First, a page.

3.6.3Atomic Writes

Some system bus operations such as Write 8 bytes, Write 16 bytes and Write 32 bytes, are indivisible operations on the system bus. However, since the PCI protocol allows target device to disconnect at any point in a transfer sequence, these operations are not indivisible on the PCI bus. Furthermore, these accesses cannot be locked because PCI specification allows use of locked cycles only if the first transaction of the locked operation is a read. Therefore software must not rely upon atomicity of system bus write transactions which are greater than 32 bits or Dword misaligned once they are translated to the PCI bus.

3.6.4Atomic Reads

The system bus memory read operations to PCI can request more than 32-bits of data (i.e. 8 byte, 16 byte and 32 byte). The problem of indivisibility of operations is very critical for this type of transaction. The PXB does NOT Lock multi-cycle reads to guarantee atomicity. Note that ATOMICITY of Host-PCI reads which are greater than 32 bits or are Dword misaligned is NOT GUARANTEED.

The PXB can accept inbound reads and writes while an outbound read or write is in a partially completed state.

3.6.5Locks with AGP Non-coherent Traffic

AGP has a non-coherent stream that does not go over the system bus. Therefore processor locks, whether established to memory or I/O, do not prevent the non-coherent AGP accesses from occurring. If a processor reads a location in memory with a locked read, and then writes the same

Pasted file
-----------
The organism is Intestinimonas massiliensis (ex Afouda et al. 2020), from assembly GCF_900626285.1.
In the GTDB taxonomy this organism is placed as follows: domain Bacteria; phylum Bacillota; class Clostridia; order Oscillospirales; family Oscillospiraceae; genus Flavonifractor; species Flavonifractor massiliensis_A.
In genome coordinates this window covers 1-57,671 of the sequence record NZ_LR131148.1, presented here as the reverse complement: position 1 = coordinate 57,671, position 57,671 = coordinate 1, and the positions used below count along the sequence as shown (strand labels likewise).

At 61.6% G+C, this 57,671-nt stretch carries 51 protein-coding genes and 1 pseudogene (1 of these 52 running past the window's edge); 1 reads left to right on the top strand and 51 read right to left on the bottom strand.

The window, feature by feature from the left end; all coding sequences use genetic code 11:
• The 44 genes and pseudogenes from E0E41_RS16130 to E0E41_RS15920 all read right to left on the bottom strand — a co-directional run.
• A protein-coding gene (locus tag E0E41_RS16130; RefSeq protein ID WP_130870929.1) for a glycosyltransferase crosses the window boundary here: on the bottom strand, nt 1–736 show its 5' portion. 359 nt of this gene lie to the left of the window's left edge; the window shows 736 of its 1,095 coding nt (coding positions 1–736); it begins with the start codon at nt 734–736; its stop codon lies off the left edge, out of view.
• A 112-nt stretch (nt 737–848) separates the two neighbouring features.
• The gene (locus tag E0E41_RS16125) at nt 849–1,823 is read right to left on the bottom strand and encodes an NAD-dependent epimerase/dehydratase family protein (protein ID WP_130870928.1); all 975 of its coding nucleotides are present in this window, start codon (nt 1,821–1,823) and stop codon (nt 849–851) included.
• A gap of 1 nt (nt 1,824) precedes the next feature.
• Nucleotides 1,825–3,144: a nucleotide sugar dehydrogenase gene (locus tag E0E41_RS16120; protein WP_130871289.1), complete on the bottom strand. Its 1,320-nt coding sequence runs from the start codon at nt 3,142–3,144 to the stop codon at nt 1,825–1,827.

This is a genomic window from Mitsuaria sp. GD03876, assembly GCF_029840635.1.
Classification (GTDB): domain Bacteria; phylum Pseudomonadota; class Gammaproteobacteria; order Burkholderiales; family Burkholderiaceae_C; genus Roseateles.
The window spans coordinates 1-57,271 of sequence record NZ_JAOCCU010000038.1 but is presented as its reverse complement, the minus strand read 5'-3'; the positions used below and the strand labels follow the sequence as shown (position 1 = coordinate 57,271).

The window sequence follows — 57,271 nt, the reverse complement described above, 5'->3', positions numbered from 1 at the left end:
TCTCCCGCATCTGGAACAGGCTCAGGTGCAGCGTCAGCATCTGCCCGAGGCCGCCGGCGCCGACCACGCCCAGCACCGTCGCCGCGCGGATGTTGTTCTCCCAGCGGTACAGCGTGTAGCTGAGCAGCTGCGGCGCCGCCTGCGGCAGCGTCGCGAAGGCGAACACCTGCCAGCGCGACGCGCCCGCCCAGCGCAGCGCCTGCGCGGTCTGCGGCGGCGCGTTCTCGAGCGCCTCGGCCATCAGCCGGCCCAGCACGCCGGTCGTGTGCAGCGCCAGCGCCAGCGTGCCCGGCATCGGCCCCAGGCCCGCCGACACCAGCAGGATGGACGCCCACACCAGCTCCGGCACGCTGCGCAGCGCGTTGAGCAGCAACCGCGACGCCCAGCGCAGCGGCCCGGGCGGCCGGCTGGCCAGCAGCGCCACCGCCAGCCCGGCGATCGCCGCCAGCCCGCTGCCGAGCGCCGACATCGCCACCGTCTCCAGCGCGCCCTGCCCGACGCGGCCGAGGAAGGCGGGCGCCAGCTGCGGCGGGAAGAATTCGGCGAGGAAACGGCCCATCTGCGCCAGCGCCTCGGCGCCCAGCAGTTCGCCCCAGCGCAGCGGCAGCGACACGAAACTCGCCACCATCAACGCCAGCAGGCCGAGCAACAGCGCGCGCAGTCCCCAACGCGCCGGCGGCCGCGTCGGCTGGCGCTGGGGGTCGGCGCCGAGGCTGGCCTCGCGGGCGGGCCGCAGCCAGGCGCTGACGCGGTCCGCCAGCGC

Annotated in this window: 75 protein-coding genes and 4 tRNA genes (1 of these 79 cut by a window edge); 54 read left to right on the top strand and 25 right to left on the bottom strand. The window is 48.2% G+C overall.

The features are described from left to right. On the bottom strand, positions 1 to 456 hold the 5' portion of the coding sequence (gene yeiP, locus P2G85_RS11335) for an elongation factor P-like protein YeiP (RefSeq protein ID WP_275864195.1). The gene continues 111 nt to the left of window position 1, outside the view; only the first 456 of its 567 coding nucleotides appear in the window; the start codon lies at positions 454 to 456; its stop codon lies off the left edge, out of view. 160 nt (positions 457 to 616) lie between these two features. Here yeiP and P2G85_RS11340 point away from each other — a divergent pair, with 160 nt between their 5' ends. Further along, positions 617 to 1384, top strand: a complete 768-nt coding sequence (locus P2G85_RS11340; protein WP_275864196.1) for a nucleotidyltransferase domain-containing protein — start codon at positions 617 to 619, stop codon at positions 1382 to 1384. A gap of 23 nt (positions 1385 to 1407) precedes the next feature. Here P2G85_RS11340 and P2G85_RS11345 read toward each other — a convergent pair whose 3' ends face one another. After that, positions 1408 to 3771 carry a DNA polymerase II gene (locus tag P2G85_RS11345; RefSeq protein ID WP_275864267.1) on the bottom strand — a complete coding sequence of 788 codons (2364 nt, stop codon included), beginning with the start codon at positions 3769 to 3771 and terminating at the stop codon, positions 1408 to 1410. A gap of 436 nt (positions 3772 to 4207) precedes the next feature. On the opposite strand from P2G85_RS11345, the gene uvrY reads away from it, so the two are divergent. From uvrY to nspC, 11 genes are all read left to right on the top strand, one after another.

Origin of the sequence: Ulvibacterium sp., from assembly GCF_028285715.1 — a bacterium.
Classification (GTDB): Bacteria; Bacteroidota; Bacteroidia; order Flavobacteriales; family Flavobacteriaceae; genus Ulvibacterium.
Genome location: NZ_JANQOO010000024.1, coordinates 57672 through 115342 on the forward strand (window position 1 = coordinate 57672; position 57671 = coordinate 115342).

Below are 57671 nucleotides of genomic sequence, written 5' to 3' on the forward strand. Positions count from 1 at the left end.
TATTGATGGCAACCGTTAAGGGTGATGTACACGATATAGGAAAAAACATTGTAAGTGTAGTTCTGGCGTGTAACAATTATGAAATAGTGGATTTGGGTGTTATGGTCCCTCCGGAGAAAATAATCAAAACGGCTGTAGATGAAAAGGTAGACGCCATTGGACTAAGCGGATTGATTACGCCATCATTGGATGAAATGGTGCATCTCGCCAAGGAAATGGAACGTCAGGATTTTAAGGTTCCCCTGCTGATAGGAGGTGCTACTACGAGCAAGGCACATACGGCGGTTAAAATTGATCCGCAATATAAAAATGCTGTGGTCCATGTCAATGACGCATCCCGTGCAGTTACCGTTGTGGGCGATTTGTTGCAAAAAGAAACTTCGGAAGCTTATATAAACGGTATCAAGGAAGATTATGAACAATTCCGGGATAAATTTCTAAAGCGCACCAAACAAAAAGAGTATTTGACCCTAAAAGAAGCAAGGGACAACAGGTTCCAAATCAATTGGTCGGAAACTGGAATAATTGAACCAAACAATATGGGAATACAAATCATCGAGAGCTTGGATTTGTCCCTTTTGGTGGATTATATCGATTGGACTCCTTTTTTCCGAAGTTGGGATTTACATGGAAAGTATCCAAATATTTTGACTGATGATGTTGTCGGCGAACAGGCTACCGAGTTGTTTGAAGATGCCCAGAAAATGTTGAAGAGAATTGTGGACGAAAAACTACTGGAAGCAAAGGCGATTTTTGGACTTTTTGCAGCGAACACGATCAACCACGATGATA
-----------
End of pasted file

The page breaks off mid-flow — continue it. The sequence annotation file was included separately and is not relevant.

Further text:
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location, there is no guarantee that AGP has not written the location while the lock was active on the system bus. AGP may read or write those locations or any other memory location, independent of the processor lock.

3.7Interrupt Delivery

Interrupts may be delivered to the processors over the system bus. The interrupts may come from an I/O device or from another processor. The new system bus delivery method for interrupts to Itanium processor is referred to as SAPIC.

For SAPIC, the interrupts appear on the bus with a specific encoding on the REQa/REQb signals. The address used is 0x000FEEzzzzy. The 16 bits ZZZZ determine the target to which the interrupt is being sent. Both I/O interrupts and inter-processor interrupts are delivered in this manner. The data field contains the interrupt vector.